Undergraduate Curriculum

Interdisciplinary Studies

Interdisciplinary Studies (20 to 28 credits depending on division) are characterized by distinct curricular pathways that span several traditional disciplines. These are broad but defined areas of study that encourage integrative and multidisciplinary habits of inquiry and knowledge acquisition. They also offer greater flexibility in staffing and represent distinctive offerings in China. The interdisciplinary component of a major serves as a primary definition of the student’s academic community. It requires 5 to 7 courses and can be problem-focused, comparative and cross-cultural, or innovative fusions within or across divisions.  In the social sciences and the arts and humanities communities, students in their 3rd and/or 4th years undertake advanced seminars that enable them to integrate their studies from more specialized areas.  See Figure 2 below.

Sample Interdisciplinary Studies

Sample Natural and Applied Sciences Interdisciplinary Studies

Materials Science: Many of tomorrow’s innovations in fields such fast computing, renewable energy generation, batteries, transportation and many more will rely on the unique and novel properties of materials, in particular at the micro and nanometer scale. The development of such materials requires integration of knowledge from physics, chemistry, and sometimes biology, with advanced mathematics and computation. This community prepares graduates for careers in broad fields of nanotechnology, electronics, biomedical sciences, automotive and aerospace industries as they relate to materials. The community encompasses the phases of matter, introducing students to atomic structure, macroscopic elastic and thermodynamic properties, electric and magnetic properties, fabrication methods and applications.

Sample Interdisciplinary Studies combining Natural Sciences with Social Sciences

Global Health: This community combines elements of natural science and social science relevant to an understanding of global health issues.  From the natural sciences, studies will include the physical components of global health, such as what are the biological bases of disease and what are the underlying factors in the physical world that incubate and spread disease. Students will combine that with a curriculum in the social sciences that provides an understanding of the social, political, economic and cultural elements, such as the study of cultural practices about sickness and healing, and the political factors that may influence international response to epidemics.

Environmental Science: This community combines elements of the natural and social sciences relevant to understanding the biosphere and its interaction with human society. In order to more deeply appreciate and explore how humans interact with – and have an impact on – their environment, students take courses that lay the scientific foundations for the physical world. They will combine that education with coursework about the social, political, legal and economic factors that both encourage and hinder environmental cooperation and competition around the world.

Sample Social Science Interdisciplinary Studies

Political Economy: This community examines the reciprocal relationships between politics, markets, and societies both within and among countries, using a variety of analytical tools. Political economy emphasizes rigorous methods, including formal modeling, econometrics, and comparative case studies. Substantively, political economy analyzes how international and domestic political factors interact with macro and micro economic factors to determine outcomes in a wide variety of areas including globalization, international trade and finance, regulation, development, taxes, institutional design, the environment and income distribution. The scope of inquiry ranges from developed countries to developing economies, as well as to nations making transitions to market oriented systems. This community will prepare students for engagement with global and regional questions and provides a useful background for a wide variety of positions in the public and private sector.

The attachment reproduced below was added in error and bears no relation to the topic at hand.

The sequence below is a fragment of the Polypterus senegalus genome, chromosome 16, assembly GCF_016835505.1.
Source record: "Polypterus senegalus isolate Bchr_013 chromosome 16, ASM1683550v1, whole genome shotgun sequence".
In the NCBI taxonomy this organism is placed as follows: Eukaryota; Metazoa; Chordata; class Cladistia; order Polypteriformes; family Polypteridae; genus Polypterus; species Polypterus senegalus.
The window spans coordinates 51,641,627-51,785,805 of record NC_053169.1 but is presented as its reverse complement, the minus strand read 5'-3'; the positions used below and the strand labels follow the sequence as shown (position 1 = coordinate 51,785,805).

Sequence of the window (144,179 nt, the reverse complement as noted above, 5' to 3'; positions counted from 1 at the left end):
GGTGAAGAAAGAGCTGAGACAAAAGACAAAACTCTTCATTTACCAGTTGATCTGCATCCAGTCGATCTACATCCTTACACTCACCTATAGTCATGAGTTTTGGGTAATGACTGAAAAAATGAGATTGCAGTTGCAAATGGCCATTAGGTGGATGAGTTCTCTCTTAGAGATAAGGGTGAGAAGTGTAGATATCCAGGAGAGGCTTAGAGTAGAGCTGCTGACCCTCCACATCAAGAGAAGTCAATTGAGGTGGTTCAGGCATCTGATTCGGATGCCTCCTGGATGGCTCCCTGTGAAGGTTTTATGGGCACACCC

Institutions and Governance: This community allows students to study the formal and informal rules that societies use to govern themselves at the local, national, and global levels. By paying attention to institutions, students can better understand why some societies are wealthy and others poor; why some are innovative and others stagnant; or why some are politically stable and others in perpetual turmoil.  Students will study political science, economic, sociological, historical and anthropological explorations of institutional designs in a variety of constructs, including governments, interest groups and social movements, media, and religion.  By their senior year, students will be able to speak authoritatively on comparative theories of institutions, the history of institutional and policy development, the drivers of institutional change, and distributional effects of institutional choices.  Particular attention will be paid to the challenges of governance, such as the processes and structures that societies adopt to manage their collective affairs, with an emphasis on the implementation and evaluation of government programs.  This community will prepare students for a variety of jobs requiring expertise in public administration, international development, political risk analysis, multinational investment and work in the non-profit sector at both the domestic and international levels.